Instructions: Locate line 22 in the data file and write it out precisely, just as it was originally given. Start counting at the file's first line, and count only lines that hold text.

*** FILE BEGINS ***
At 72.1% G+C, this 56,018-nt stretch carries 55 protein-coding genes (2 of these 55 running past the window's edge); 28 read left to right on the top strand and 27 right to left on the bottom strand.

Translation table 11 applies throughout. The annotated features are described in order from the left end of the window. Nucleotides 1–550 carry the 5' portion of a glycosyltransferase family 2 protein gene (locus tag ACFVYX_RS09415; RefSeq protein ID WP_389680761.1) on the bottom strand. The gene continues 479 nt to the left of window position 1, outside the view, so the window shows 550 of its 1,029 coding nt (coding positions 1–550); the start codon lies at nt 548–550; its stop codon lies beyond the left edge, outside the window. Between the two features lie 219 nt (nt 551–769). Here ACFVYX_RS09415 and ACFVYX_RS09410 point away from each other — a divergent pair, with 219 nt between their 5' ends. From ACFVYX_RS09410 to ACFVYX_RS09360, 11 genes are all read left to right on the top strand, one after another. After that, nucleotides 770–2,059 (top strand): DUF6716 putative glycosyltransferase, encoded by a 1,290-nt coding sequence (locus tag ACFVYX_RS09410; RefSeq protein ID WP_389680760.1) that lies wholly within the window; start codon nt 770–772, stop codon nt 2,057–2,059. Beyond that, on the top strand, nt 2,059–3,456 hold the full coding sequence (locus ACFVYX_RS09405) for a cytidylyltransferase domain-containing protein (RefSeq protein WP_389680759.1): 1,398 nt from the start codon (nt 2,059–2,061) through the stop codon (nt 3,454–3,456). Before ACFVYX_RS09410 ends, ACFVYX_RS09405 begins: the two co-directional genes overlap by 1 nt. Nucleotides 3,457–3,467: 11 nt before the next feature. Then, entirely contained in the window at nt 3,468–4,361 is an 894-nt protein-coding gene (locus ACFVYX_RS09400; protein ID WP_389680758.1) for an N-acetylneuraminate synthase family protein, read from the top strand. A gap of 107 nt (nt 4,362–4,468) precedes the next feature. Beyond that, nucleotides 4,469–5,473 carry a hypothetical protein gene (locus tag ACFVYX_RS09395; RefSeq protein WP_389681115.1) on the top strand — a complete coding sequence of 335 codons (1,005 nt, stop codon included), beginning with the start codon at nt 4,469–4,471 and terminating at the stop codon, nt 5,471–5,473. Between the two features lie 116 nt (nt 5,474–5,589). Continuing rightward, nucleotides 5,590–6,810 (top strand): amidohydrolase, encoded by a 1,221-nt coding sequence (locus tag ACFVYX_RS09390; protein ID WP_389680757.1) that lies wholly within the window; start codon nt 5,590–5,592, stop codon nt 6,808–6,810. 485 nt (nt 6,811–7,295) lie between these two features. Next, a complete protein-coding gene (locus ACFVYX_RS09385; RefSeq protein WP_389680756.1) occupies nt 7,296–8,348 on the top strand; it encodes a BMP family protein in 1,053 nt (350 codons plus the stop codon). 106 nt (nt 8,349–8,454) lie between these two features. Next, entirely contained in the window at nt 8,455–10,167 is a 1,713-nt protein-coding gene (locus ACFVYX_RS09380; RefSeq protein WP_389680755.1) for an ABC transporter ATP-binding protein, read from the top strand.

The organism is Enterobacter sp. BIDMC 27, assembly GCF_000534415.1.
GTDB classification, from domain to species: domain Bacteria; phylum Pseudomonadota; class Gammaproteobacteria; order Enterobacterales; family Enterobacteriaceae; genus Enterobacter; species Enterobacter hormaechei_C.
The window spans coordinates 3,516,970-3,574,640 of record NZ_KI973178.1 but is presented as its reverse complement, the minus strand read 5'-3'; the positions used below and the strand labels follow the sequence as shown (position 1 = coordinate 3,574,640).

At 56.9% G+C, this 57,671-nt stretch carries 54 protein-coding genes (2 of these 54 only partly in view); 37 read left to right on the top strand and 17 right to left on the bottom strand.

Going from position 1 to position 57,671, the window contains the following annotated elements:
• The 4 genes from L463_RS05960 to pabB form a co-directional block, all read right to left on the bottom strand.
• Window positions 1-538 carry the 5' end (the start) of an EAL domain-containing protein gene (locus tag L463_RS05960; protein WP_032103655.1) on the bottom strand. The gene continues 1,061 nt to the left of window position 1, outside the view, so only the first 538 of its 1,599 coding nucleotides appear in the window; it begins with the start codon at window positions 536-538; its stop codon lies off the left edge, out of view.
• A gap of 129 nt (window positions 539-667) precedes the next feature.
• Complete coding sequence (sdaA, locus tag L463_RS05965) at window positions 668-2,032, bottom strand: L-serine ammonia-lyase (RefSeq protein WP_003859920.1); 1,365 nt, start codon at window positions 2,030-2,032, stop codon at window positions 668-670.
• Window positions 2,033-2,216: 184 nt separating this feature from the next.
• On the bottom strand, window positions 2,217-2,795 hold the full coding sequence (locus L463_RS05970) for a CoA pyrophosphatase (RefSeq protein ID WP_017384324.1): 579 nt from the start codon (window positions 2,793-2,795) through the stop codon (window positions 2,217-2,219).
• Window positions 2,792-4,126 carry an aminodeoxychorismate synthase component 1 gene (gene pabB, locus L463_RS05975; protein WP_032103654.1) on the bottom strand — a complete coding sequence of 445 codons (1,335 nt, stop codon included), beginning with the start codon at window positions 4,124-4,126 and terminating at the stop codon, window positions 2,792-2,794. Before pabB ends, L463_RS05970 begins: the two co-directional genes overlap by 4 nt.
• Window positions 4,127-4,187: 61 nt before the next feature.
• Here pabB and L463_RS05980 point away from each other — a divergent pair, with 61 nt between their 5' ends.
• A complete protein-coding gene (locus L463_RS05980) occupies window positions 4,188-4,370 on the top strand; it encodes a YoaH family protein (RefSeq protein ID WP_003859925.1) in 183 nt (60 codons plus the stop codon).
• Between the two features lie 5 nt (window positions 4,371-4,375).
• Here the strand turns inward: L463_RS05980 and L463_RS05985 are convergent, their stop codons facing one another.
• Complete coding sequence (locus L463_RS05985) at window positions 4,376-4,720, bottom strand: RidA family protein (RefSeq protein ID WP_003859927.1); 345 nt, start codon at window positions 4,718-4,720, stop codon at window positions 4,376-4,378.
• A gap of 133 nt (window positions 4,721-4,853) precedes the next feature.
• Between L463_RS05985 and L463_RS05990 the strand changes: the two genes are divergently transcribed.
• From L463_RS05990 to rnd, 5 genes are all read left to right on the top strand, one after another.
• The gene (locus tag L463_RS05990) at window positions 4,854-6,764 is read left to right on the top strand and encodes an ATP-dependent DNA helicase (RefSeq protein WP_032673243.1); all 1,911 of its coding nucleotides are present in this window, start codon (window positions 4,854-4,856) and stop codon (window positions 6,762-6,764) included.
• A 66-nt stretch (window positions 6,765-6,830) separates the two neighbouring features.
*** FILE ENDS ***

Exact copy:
• Between L463_RS05985 and L463_RS05990 the strand changes: the two genes are divergently transcribed.